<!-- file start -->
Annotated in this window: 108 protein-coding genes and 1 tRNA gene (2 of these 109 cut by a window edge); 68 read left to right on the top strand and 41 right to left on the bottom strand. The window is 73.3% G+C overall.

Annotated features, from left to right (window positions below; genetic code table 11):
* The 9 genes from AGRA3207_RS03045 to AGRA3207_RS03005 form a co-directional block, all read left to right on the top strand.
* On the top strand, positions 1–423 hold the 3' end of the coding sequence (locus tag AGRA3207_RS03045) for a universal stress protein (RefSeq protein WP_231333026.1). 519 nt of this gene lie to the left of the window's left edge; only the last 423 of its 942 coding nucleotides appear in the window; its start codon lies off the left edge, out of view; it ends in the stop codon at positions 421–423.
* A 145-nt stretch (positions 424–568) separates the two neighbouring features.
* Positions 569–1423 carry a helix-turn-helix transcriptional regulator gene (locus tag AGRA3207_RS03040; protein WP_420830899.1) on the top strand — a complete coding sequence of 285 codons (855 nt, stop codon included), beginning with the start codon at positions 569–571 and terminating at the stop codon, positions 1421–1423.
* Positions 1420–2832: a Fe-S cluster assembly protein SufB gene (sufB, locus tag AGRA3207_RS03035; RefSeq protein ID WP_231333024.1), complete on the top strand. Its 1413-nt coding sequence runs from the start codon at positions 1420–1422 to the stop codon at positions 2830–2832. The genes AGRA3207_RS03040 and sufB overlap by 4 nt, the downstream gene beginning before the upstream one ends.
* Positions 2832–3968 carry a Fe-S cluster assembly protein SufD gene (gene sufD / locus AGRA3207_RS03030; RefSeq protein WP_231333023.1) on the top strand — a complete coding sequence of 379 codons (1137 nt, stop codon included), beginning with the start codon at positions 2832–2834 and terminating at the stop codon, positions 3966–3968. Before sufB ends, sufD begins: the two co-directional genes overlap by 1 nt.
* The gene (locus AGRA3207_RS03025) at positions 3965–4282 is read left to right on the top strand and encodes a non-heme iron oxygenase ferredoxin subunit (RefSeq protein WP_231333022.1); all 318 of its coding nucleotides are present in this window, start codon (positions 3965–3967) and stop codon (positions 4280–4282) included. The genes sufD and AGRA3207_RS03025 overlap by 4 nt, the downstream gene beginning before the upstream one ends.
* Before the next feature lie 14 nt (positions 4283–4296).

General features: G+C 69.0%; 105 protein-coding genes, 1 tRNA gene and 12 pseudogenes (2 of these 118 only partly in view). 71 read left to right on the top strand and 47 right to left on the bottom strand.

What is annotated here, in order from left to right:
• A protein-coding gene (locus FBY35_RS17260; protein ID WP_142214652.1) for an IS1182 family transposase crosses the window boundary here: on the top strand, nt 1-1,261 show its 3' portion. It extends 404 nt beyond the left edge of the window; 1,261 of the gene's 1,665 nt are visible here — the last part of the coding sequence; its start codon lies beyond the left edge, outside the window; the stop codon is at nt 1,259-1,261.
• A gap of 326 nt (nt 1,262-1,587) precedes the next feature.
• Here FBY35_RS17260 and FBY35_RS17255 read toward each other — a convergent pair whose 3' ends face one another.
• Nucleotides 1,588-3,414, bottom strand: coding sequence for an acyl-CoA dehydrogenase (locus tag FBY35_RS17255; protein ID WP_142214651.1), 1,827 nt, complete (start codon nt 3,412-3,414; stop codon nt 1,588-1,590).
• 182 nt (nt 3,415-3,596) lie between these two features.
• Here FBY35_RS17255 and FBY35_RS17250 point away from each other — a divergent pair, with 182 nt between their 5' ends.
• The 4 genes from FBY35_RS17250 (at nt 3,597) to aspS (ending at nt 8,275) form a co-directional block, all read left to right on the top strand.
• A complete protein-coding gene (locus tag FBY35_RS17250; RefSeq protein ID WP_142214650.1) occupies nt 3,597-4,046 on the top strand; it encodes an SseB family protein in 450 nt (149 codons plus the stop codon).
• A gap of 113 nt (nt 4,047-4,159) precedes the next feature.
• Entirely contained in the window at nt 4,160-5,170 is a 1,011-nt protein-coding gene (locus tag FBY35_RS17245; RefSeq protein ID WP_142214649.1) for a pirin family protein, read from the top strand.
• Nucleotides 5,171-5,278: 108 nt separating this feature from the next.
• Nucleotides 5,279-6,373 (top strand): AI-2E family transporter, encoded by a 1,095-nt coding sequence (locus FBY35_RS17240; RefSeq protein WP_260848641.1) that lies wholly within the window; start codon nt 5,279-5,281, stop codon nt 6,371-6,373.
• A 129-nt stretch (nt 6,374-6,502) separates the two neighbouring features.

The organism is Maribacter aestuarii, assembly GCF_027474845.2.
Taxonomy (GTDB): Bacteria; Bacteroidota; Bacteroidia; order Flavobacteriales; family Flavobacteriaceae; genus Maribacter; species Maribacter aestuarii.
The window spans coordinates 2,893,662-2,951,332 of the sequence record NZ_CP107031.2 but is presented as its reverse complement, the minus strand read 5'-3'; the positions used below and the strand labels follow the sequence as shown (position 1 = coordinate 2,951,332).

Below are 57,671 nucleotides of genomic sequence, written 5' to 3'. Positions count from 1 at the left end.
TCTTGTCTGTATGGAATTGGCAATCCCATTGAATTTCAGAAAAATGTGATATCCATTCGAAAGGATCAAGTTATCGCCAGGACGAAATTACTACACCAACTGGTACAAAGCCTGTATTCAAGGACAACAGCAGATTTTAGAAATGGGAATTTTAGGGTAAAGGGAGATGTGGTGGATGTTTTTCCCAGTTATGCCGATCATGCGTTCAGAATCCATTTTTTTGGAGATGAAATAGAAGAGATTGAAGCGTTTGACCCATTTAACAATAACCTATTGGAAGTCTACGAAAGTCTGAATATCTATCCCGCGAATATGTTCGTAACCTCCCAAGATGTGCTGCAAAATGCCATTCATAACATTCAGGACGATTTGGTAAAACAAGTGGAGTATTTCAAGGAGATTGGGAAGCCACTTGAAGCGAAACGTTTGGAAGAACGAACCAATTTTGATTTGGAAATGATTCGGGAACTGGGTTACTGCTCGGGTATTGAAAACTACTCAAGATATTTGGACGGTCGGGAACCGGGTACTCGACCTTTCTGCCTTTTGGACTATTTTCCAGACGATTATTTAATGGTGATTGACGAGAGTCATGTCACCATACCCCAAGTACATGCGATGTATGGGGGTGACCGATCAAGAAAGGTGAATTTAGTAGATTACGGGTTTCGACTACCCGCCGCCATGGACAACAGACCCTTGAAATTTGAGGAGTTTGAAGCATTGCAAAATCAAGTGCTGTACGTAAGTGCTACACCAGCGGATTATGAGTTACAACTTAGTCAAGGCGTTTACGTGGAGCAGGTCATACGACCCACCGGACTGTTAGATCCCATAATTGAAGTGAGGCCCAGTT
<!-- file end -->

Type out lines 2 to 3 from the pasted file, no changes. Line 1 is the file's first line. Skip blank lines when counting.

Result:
Annotated features, from left to right (window positions below; genetic code table 11):
* The 9 genes from AGRA3207_RS03045 to AGRA3207_RS03005 form a co-directional block, all read left to right on the top strand.